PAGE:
16. This just pisses me off to no end
    I head about this briefly today on CBC radio and then went to the bell site to look this up. This steams my ass to no end. They have no business doing DPI on my connection, nor do they have any business trying to screw around with DNS and other stuff to try and inject ads they want me to see instead of the ads that should be seen by the websites I choose to visit and support.

    Could bell also in violation of contracts between me and another website because they are changing the ads that get seen?

  17. Household Privacy Issues
    A big issue I see is that Bell has no idea which household member is using the service at any time. It could be an adult, child, husband, wife or visitor.
    Thus any behavioural advertising leaks privacy to other household members. One should not neglect the potential harm this could do.
    The account owner may opt-in but this would violate the rights of other household members.
    Thus even opt-in is illegal and the entire scheme must be scrapped.
    And thus there is no argument for the tracking either.
    This MUST be stopped.

  18. I agree…
    Yes, the plan should be stopped… however, I don’t beleive Bell will simply “do the right thing”… they will continue to go down this road as long as it is profitable. Either that, or they want to get sued?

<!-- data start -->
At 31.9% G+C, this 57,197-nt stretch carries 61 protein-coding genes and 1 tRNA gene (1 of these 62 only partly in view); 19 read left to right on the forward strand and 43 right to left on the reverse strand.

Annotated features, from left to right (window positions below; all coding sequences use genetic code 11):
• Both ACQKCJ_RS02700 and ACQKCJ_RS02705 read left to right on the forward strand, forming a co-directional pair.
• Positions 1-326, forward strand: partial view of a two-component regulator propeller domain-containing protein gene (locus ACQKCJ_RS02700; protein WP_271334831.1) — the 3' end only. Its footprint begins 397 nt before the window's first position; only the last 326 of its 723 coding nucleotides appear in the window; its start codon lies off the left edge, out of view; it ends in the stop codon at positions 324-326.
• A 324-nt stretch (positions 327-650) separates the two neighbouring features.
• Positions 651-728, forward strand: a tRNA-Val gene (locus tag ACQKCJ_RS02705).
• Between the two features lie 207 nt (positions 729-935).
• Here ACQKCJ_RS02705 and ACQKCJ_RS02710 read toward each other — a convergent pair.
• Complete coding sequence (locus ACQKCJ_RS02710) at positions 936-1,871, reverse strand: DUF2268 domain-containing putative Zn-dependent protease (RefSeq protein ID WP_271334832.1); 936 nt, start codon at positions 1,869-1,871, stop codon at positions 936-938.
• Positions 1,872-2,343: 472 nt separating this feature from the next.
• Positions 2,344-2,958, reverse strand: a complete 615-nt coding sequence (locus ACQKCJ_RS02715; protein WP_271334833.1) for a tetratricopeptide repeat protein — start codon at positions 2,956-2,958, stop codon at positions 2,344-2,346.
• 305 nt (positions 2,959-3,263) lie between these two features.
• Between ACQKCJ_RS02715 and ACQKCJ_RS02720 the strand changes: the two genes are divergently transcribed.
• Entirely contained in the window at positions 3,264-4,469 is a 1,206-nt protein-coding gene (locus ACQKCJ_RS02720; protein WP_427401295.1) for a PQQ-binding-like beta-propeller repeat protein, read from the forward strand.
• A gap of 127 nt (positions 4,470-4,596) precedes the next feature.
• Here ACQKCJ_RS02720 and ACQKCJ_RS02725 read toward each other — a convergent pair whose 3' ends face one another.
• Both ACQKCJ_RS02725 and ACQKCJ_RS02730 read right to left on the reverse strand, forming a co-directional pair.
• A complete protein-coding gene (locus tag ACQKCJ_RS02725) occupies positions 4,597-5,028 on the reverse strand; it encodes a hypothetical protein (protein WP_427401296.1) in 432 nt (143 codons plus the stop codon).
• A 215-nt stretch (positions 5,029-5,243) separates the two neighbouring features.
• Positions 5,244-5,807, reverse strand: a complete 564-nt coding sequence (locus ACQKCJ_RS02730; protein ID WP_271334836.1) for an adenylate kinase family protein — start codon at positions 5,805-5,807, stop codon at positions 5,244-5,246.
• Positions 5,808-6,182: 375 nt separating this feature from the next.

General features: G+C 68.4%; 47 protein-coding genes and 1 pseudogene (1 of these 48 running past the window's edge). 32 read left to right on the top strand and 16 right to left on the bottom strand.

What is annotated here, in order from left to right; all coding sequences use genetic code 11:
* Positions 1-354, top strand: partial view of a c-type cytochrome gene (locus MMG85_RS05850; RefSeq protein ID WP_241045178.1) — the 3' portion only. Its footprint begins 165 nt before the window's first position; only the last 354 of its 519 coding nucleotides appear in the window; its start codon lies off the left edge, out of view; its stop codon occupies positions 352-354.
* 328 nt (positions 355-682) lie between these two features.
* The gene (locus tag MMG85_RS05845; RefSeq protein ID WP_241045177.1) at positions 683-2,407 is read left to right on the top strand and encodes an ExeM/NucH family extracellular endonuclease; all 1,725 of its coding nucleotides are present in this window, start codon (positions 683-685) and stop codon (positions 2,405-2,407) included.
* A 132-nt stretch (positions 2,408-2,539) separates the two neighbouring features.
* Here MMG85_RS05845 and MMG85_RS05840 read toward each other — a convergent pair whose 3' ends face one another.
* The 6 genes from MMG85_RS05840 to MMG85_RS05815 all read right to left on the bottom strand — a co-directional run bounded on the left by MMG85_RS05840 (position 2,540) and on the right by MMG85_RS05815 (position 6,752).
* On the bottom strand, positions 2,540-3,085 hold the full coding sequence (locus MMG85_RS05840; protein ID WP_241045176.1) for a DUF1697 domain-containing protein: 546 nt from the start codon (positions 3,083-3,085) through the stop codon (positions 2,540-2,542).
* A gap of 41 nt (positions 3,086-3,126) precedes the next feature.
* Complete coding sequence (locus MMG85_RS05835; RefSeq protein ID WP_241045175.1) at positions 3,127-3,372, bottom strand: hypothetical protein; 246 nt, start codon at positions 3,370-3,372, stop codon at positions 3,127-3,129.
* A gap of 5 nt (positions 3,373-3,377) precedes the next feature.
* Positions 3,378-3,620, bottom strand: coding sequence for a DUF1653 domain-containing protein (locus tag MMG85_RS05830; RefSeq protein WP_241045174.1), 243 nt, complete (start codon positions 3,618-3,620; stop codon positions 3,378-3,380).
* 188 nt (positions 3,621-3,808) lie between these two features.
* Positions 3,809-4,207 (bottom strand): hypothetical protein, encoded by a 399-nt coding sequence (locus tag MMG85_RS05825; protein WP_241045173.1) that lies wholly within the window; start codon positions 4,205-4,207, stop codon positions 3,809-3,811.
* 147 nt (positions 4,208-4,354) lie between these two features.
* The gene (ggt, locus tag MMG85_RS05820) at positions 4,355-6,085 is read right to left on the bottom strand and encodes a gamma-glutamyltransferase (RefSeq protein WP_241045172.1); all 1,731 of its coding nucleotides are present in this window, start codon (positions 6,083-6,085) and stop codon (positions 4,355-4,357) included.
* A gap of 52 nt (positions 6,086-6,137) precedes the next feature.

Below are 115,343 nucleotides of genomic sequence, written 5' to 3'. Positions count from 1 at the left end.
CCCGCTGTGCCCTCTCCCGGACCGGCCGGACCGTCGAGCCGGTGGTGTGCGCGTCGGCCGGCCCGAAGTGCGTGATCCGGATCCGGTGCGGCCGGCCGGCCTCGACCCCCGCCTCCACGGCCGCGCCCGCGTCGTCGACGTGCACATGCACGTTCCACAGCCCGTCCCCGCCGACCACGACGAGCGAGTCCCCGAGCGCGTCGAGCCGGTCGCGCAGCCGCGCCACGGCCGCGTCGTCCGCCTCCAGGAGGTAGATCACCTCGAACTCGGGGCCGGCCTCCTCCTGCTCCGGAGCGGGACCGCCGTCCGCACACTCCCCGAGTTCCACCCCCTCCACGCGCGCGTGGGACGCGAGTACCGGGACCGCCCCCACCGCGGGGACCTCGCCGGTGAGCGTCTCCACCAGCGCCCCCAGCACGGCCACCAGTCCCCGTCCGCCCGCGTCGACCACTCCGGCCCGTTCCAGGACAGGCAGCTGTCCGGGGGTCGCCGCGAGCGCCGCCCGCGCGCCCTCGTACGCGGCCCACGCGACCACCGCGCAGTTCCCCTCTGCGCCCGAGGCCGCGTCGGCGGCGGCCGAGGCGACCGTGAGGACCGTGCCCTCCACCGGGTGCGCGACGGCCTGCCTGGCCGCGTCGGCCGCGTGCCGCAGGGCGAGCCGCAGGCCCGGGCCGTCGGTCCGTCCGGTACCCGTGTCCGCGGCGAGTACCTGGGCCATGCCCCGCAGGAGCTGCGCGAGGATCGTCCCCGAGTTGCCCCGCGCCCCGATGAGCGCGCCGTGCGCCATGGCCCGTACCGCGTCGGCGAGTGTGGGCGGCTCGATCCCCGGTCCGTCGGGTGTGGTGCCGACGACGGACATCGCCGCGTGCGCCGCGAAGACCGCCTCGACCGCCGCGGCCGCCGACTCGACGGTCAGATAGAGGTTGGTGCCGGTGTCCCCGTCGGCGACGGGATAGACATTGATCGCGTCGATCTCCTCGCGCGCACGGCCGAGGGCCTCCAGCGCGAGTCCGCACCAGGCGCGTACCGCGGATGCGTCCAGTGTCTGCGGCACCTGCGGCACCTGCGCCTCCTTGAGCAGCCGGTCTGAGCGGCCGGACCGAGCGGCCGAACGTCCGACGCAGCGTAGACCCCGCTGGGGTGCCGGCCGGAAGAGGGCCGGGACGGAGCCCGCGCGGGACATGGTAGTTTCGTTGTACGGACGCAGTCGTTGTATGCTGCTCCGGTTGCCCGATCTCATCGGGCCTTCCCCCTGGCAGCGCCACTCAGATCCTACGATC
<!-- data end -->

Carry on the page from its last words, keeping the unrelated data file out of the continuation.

Anyway, vote with your wallet and drop all Bell services, for as long as this nonsense continues. If you are in a contract FIGHT HARD, bring up CCTS, PIPEDA, consumer protect act, etc. and if you are a “squeaky” enough wheel, they will likely be glad to relase you from the contract without penalty… if nothing else just to stop you from phoning and complaining to their staff for an hour every day ;)

  19. No updates?
    I’ve been looking at http://www.priv.gc.ca and http://www.crtc.gc.ca, but there are no updates on this matter.
    I’ve asked Bell’s Privacy Ombudsman (Bill Abbott) about how exactly Bell is going to serve those “relevant ads”, but so far no reply.
    In the case of mobile phones, are they going to send annoying text messages?
    How exactly are they going to target consumers with those ads?
    Are they going to tamper with the HTML content to insert ads? (in the case of browsers)

    The only way to collect the data Bell is specifying is by storing all URLs (ALL).
    That means that if a website is using query strings as HTTP parameters (without POST) then everything you submit will be stored – even data that is supposed to remain private. (in a sense…)
    It’s obvious that using query strings to interchange private info is a bad practice, but that’s something out of our control.

    So, anytime we connect to the internet (home, mobile) every http connection / URL will be stored by Bell, whether we like it or not.
    And, for Bell to push those “relevant ads”, each one of those URLs will be associated to our Bell accounts.

    And that is just not acceptable – clearly violating our privacy.
    As already discussed, opting out only works for those “ads”, there is no option to opt-out for the data collection.